A group of 30 members of the Cuban opposition, who began a hunger strike a week ago demanding the release from prison of peaceful activist Jorge Vázquez Chaviano, abandoned their strike after authorities announced that Vázquez would be released.
“The protest ended on Tuesday afternoon,” opposition member Idania Yáñez Contreras said in Havana. “It’s a victory for citizens.”
The decision ended a hunger strike that mobilized the Cuban exile in Miami and international human rights organizations. Solidarity with the strikers gained more traction earlier this week with the support of Florida Republican U.S. Sen. Marco Rubio and Reps. Ileana Ros-Lehtinen, chairwoman of the House Foreign Affairs Committee, Mario Díaz-Balart, David Rivera and former U.S. Rep. Lincoln Díaz-Balart.
The strike began 11 days ago in the city of Placetas, Villa Clara, by the well-known opposition member Jorge Luis García Pérez, also known as Antúnez, member of the Civic Resistance and Civil Disobedience Front “Orlando Zapata Tamayo.” Other dissidents such as economist Martha Beatriz Roque, director of the Cuban Network of Community Communications, based in Havana, joined his hunger strike.
On Tuesday, María del Carmen Hernández Martínez, Vázquez’s wife, was summoned by authorities to discuss her husband’s situation. Vázquez should have been released on Sept. 9 after serving a six-month sentence. He had been jailed in the “Alambradas de Manacas” prison, located in the province of Villa Clara.
However, the Cuban government refused to release him. Later, a municipal court in Sagua La Grande, Villa Clara, informed that he would be released in April 2013.
In a news release, the strikers who stopped their protest said that Hernández had discussed her husband’s situation with a colonel and a lieutenant colonel of the Cuban State Security Agency.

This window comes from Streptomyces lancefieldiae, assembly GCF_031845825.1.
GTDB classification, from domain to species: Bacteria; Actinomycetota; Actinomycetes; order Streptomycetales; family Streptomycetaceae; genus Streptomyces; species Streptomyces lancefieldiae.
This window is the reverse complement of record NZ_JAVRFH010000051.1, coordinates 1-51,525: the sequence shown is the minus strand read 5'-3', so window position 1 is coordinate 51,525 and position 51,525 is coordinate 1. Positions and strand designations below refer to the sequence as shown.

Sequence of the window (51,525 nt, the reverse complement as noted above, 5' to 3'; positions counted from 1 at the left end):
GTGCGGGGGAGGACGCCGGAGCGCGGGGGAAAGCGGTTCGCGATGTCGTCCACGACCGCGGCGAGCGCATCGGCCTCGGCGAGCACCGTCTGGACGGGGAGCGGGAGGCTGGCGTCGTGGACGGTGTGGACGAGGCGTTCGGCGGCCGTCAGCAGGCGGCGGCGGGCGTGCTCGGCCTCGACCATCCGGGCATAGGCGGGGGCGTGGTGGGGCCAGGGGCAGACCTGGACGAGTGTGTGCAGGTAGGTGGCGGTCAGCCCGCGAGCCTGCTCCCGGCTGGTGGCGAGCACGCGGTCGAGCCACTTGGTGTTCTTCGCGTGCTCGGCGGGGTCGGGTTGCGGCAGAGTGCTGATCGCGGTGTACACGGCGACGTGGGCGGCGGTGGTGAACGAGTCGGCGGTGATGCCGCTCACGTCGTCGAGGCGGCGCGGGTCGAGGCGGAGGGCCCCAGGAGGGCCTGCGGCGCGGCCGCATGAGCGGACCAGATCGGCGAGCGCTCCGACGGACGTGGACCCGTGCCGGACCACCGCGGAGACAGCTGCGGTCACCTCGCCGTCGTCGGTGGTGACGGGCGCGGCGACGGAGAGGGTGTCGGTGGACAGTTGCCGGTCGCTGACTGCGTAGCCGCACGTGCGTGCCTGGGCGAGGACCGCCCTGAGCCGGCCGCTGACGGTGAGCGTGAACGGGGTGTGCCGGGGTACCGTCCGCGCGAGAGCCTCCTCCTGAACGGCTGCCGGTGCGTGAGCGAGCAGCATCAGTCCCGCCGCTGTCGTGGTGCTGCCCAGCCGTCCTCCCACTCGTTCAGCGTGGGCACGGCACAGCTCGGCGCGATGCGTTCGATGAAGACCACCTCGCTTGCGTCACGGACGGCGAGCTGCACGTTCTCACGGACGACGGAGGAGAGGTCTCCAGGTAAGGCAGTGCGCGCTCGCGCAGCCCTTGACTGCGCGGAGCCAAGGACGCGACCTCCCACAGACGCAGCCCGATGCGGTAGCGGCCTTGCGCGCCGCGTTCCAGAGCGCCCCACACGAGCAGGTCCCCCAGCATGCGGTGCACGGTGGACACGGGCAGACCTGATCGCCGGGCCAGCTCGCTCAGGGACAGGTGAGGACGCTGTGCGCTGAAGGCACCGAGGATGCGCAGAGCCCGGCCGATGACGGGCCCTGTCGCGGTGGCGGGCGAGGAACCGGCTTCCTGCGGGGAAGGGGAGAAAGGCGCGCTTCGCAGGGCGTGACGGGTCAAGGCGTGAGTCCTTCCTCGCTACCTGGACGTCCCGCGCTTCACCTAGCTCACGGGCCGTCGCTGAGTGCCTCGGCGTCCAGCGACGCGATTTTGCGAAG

“They told Hernández that Vázquez would be home as soon as possible, although they did not acknowledge the mistake made by the municipal court of Sagua La Grande, which allowed the decision to revoke his stay in prison, saying that it didn’t matter whose fault it was,” the news release said. “It doesn’t matter that the dictatorship does not want to acknowledge what has happened. The sacrifice has not been in vain and it’s a victory of the opposition. These 30 dissidents have made it known to the world that, indeed, those who hold power in Cuba break their own laws.”
The strike was taking a dramatic and dangerous twist for the health of the dissidents. Antúnez was taken to the emergency room of the General Hospital in Placetas on Monday. He was unconscious after 10 days of fasting. He recovered in the hospital, but refused an IV to feed him and asked to be sent home immediately.
Roque’s condition was also serious. Roque, 67 and diabetic, suffered tremors, among other complications, and fainted. The strike also protested consistent abuse and beatings of dissidents, as well as harassment and arbitrary detentions.